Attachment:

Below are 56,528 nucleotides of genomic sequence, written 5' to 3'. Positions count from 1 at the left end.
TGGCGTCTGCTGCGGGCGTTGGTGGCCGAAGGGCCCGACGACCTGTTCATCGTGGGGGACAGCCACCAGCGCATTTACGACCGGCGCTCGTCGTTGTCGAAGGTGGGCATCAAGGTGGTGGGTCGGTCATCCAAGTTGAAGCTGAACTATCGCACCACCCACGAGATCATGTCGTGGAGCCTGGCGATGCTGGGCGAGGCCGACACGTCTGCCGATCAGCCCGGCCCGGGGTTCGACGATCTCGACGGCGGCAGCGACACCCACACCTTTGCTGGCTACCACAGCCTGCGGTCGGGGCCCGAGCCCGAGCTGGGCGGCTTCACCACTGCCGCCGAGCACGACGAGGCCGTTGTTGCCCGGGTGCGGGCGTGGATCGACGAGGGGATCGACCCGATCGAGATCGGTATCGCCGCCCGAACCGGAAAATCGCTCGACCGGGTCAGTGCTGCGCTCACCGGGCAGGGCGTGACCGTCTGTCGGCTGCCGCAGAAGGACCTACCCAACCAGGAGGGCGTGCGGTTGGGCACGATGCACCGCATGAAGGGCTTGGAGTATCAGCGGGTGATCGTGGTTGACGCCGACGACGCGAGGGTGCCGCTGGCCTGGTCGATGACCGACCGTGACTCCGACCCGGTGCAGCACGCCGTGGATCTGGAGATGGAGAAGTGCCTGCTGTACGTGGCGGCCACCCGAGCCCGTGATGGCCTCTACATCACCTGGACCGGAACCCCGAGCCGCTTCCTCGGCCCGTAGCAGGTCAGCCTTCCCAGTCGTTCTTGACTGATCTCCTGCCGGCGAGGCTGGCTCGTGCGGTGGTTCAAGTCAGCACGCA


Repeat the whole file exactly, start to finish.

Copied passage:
Below are 56,528 nucleotides of genomic sequence, written 5' to 3'. Positions count from 1 at the left end.
TGGCGTCTGCTGCGGGCGTTGGTGGCCGAAGGGCCCGACGACCTGTTCATCGTGGGGGACAGCCACCAGCGCATTTACGACCGGCGCTCGTCGTTGTCGAAGGTGGGCATCAAGGTGGTGGGTCGGTCATCCAAGTTGAAGCTGAACTATCGCACCACCCACGAGATCATGTCGTGGAGCCTGGCGATGCTGGGCGAGGCCGACACGTCTGCCGATCAGCCCGGCCCGGGGTTCGACGATCTCGACGGCGGCAGCGACACCCACACCTTTGCTGGCTACCACAGCCTGCGGTCGGGGCCCGAGCCCGAGCTGGGCGGCTTCACCACTGCCGCCGAGCACGACGAGGCCGTTGTTGCCCGGGTGCGGGCGTGGATCGACGAGGGGATCGACCCGATCGAGATCGGTATCGCCGCCCGAACCGGAAAATCGCTCGACCGGGTCAGTGCTGCGCTCACCGGGCAGGGCGTGACCGTCTGTCGGCTGCCGCAGAAGGACCTACCCAACCAGGAGGGCGTGCGGTTGGGCACGATGCACCGCATGAAGGGCTTGGAGTATCAGCGGGTGATCGTGGTTGACGCCGACGACGCGAGGGTGCCGCTGGCCTGGTCGATGACCGACCGTGACTCCGACCCGGTGCAGCACGCCGTGGATCTGGAGATGGAGAAGTGCCTGCTGTACGTGGCGGCCACCCGAGCCCGTGATGGCCTCTACATCACCTGGACCGGAACCCCGAGCCGCTTCCTCGGCCCGTAGCAGGTCAGCCTTCCCAGTCGTTCTTGACTGATCTCCTGCCGGCGAGGCTGGCTCGTGCGGTGGTTCAAGTCAGCACGCA